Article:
Packing light will make your trip much more pleasant in many ways. Depending on your type of transportation and accommodations, you could be forced at some time to manage your own luggage through some situation. Most frequent travelers take simple clothes that can easily be mixed and matched and only require a couple of pairs of shoes. A vacation is for enjoyment! Don't make it a burden. (Tip for weather-changing times: carry a pair of gloves, a warm scarf and a hat. With these easy-to-pack extras, even a lightweight sweater will be warm enough on a chilly day; and they take up very little space in your suitcase.) Always include a copy of your itinerary and your identification inside each piece of luggage where it is clearly visible. This will prevent lost luggage if your handle gets broken off or your exterior tags get pulled off. Gently squeeze any plastic containers you are packing to release some inner air pressure and seal them in a zip-lock plastic bag to prevent leakage. Carry your own washcloth, many countries do not provide them to hotel guests. Put your medication, eyeglasses, an extra pair of underwear, sleeping apparel, emergency toiletries and valuables in your hand-carry luggage. This will be worth the weight of carrying it in the unlikely event your luggage is lost. For the latest information about what is and is not allowed through security, check the TSA website at:  
  Hotel Check-in Times  
    Most hotels have a late afternoon check-in time to allow for maid service after the last checkout time (usually about 12Noon). The hotel will gladly store your luggage while you wait, but in order to not waste the day you arrive, be prepared with comfortable shoes, your camera and film, and necessities in your hand luggage that will allow you to enjoy even the first day. We make every attempt to get our clients into the hotels at the earliest possible time.  
  Tipping Suggestions  
    Tour package: Local sightseeing guide: $3 per person, per half-day tour; driver: $1-2 per person, per half-day; tour escort (tour manager who may or may not act as a guide): $5 per person, per day; private car tours: $15-20 per person for each full day of sightseeing. Hotels: Porter: $1 per bag; chambermaid: $1 per person, per day. Remember that in Europe, most restaurants include gratuities for the wait staff. Double check if you are not sure and if the service was good, leave a small token appreciation tip. Cruises: When tips are pooled: $10-$15 per person, per day. When tips are given to individuals: Waiter/bus staff: $5 per person, per day; stateroom steward: $4 per person, per day; maitre d' and headwaiter: $1 per person, per day.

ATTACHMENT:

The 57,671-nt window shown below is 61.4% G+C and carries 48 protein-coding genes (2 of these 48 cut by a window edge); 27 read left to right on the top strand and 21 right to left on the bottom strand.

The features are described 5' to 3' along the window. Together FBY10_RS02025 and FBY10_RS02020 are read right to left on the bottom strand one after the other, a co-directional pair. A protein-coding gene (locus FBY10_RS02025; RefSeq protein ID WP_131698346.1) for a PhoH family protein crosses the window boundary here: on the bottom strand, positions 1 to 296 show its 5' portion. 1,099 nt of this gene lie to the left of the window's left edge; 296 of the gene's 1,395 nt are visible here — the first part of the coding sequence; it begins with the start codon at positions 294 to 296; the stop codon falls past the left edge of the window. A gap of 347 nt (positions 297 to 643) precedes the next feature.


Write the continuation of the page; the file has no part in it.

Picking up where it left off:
Shopping in a foreign country can be a wonderful experience. With the appropriate documentation, some countries will refund the Value Added Tax (VAT) on large purchases. Always get a formal receipt. Be sensible when searching for a real bargain, however, and exercise care and common sense when making any purchase. Remember - just like in this country, if a deal seems too good to be true, it probably is!  
  Customs and Duty on Purchases  

U.S. residents must declare the total value of all articles acquired abroad which are in their or their family's possession at the time of arrival. A Customs officer at your first point of entry will determine the amount of duty, if you exceed the exemption. U.S. residents are normally entitled to bring back $800 per person, though this varies and could be higher or lower, depending on the countries you visited. Both residents and non-residents will normally be required to pay a flat 10% rate of duty on the first $1,000 above their exemptions. More information is available from the U.S. Customs web site: When you are preparing for your trip home, try to pack all your new purchases in one bag and keep all your receipts in one place. This system will make an examination or request to see an article easy and quick so you are not tied up in Customs where you may miss your connection..